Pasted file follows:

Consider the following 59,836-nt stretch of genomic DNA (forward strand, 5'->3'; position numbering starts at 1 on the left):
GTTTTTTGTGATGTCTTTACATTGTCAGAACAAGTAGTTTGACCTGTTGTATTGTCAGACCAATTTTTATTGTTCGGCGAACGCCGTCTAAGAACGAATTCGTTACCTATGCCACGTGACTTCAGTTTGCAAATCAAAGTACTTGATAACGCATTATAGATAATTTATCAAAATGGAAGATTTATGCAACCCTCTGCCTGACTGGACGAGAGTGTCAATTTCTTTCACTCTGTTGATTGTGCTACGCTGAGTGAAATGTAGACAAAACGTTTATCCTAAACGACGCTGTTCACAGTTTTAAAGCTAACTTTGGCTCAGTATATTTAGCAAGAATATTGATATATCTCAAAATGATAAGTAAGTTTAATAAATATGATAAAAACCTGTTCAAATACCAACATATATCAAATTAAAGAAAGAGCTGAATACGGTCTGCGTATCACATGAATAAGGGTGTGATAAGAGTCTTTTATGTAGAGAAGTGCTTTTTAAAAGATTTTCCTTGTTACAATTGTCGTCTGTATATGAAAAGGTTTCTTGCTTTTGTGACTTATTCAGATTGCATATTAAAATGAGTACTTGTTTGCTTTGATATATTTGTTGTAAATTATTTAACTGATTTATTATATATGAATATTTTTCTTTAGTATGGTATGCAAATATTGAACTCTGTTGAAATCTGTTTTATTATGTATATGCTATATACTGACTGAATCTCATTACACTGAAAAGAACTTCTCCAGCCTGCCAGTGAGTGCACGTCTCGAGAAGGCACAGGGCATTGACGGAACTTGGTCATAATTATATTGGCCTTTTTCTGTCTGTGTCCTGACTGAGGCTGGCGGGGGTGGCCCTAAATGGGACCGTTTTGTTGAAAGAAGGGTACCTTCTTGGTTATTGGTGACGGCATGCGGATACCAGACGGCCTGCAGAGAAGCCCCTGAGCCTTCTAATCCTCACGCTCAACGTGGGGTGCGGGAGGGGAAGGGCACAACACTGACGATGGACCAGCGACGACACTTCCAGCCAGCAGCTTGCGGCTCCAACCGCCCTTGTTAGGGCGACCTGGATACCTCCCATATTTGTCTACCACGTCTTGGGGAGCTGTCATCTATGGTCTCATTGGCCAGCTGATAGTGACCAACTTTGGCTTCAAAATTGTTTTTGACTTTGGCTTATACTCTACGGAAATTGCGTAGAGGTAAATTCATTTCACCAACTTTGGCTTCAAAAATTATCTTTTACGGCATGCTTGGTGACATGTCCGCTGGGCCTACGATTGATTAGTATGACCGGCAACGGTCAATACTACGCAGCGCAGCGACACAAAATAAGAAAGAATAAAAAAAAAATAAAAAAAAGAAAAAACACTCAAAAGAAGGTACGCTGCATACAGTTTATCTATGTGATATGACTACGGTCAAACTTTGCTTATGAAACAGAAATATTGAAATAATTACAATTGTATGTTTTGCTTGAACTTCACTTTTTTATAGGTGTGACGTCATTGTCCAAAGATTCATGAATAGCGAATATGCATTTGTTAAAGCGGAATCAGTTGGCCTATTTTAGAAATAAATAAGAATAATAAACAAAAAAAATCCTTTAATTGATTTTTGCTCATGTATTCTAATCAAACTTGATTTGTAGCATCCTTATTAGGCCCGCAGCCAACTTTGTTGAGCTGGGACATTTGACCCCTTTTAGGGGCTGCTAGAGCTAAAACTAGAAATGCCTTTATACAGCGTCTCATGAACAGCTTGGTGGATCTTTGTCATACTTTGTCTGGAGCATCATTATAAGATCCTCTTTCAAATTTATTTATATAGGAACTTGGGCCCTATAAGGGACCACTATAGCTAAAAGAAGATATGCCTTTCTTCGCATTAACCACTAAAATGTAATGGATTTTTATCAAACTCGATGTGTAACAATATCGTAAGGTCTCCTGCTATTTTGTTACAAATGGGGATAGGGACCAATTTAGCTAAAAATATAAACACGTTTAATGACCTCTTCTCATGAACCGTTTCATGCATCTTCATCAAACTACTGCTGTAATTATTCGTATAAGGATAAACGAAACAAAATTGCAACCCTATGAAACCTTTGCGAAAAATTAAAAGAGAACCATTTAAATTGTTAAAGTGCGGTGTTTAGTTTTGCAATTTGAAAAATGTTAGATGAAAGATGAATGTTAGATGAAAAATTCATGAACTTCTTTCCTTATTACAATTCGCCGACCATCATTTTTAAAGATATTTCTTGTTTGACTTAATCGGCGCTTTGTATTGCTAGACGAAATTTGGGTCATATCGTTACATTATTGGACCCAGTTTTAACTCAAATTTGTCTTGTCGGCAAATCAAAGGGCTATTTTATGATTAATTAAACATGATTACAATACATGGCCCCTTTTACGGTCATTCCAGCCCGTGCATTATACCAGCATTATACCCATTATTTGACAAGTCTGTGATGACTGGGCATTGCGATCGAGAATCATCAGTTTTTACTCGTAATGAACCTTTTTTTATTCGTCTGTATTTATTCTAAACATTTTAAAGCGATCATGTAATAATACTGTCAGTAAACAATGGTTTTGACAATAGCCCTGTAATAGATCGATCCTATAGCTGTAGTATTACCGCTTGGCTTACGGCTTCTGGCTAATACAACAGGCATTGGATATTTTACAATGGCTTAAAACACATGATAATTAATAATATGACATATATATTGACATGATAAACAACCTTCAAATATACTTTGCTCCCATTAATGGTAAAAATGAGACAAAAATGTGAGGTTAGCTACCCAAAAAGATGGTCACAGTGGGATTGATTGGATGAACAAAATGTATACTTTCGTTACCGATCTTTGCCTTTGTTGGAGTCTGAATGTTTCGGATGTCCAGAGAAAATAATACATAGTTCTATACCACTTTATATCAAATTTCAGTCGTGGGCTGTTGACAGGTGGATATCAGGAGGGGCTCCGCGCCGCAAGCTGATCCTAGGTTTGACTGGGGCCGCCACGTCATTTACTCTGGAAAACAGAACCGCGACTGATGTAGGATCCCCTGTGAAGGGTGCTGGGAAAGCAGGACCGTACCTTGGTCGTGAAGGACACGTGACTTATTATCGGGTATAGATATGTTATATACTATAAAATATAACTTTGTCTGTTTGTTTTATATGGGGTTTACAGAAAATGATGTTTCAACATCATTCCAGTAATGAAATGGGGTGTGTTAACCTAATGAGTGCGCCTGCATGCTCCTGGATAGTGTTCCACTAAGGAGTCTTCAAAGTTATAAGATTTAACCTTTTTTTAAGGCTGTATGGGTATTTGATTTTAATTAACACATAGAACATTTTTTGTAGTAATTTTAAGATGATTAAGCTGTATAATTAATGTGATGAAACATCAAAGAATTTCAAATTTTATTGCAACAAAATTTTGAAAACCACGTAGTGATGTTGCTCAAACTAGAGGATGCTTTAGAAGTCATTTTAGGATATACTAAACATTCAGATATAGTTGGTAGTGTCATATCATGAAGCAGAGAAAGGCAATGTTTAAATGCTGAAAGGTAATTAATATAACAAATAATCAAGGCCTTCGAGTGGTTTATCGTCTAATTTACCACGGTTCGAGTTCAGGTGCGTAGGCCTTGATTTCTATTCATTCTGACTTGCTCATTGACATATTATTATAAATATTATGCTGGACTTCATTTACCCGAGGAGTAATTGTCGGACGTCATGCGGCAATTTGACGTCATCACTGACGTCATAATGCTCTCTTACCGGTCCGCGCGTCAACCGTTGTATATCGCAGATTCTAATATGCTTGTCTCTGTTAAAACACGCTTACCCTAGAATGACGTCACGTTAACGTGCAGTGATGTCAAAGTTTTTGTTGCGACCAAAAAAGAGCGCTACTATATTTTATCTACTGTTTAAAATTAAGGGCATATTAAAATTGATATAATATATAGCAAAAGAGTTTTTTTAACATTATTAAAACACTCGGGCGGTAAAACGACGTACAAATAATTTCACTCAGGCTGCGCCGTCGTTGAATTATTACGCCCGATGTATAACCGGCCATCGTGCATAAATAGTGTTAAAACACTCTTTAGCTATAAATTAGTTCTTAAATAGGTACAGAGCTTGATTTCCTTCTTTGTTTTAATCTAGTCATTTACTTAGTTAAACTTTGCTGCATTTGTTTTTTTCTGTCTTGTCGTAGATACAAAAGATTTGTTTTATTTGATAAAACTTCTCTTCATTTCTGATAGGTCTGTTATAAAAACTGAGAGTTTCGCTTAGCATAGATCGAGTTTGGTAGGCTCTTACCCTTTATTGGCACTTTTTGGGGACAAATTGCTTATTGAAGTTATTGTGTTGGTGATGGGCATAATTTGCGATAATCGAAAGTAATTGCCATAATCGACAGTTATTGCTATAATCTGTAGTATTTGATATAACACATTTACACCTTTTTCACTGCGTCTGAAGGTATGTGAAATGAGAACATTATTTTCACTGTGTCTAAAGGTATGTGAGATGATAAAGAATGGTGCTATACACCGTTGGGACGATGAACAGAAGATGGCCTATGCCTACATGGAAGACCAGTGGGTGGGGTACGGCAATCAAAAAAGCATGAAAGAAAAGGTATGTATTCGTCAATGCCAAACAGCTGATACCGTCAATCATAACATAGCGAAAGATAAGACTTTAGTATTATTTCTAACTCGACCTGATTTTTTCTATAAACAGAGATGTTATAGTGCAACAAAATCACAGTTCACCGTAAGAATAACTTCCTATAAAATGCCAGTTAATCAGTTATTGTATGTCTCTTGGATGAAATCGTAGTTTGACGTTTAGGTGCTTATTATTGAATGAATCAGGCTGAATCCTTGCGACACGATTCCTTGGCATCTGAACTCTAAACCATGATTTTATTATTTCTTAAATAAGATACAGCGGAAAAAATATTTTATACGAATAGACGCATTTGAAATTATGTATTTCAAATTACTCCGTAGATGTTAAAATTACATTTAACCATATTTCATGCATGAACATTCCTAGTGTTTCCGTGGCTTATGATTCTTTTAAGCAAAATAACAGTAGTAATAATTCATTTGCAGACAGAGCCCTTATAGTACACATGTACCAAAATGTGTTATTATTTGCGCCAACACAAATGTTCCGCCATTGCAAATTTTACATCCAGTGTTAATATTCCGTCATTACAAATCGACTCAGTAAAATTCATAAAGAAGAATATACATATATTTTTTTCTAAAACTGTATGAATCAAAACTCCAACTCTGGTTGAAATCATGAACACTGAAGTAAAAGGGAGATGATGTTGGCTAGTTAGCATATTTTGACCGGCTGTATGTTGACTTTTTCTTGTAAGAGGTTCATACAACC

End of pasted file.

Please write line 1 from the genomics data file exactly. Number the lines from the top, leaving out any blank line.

Consider the following 59,836-nt stretch of genomic DNA (forward strand, 5'->3'; position numbering starts at 1 on the left):